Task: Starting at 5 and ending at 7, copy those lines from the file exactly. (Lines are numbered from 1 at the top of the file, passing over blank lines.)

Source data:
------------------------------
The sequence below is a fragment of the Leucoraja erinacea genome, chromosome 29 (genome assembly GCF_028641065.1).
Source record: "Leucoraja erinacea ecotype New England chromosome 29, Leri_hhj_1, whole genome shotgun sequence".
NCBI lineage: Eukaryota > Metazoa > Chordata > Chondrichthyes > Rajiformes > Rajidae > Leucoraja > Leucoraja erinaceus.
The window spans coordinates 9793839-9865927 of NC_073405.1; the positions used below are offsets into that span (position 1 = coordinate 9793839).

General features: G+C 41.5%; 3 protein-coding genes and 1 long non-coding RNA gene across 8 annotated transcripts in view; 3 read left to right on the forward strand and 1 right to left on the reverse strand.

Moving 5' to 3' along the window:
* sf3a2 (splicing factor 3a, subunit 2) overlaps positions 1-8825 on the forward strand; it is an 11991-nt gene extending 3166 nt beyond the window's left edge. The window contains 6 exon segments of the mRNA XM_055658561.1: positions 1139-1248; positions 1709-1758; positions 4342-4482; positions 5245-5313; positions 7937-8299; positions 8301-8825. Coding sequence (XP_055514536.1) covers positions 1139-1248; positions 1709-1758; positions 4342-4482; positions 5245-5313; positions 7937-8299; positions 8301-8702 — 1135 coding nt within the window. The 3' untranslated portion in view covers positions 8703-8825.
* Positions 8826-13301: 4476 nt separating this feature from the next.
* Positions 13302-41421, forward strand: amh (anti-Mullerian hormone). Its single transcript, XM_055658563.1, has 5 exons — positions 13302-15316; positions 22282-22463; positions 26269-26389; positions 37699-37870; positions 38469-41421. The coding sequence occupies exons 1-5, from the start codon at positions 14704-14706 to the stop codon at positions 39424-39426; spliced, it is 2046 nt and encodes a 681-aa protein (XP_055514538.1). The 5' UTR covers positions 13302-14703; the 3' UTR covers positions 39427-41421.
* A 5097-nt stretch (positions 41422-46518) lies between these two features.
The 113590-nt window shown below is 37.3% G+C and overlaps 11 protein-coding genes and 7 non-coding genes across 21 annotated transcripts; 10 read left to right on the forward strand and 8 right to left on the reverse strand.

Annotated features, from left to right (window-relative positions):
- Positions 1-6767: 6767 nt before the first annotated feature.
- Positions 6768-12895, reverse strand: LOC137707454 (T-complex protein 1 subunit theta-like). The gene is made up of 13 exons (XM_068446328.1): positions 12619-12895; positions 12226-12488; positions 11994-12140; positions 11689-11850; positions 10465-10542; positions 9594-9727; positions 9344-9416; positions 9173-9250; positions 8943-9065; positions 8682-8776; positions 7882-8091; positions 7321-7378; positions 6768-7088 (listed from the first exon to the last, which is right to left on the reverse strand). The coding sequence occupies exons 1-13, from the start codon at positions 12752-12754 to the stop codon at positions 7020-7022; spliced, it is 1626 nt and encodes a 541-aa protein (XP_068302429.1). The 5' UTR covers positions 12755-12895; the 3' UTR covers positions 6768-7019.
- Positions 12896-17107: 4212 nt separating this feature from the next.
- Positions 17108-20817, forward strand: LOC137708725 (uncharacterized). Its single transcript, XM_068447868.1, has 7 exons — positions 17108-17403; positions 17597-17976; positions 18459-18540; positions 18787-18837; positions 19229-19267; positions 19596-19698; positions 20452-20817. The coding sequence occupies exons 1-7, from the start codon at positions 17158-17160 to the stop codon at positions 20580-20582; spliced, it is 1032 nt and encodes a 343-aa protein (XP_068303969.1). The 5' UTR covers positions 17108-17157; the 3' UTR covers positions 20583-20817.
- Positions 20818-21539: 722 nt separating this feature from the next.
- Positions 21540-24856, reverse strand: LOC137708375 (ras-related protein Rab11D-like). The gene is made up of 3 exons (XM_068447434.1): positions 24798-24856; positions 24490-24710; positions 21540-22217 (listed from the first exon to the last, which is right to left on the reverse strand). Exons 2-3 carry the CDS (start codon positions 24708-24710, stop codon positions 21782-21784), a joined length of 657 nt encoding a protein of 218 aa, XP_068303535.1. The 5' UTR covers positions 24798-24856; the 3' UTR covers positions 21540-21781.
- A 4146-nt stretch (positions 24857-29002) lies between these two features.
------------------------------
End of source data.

General features: G+C 41.5%; 3 protein-coding genes and 1 long non-coding RNA gene across 8 annotated transcripts in view; 3 read left to right on the forward strand and 1 right to left on the reverse strand.

Moving 5' to 3' along the window:
* sf3a2 (splicing factor 3a, subunit 2) overlaps positions 1-8825 on the forward strand; it is an 11991-nt gene extending 3166 nt beyond the window's left edge. The window contains 6 exon segments of the mRNA XM_055658561.1: positions 1139-1248; positions 1709-1758; positions 4342-4482; positions 5245-5313; positions 7937-8299; positions 8301-8825. Coding sequence (XP_055514536.1) covers positions 1139-1248; positions 1709-1758; positions 4342-4482; positions 5245-5313; positions 7937-8299; positions 8301-8702 — 1135 coding nt within the window. The 3' untranslated portion in view covers positions 8703-8825.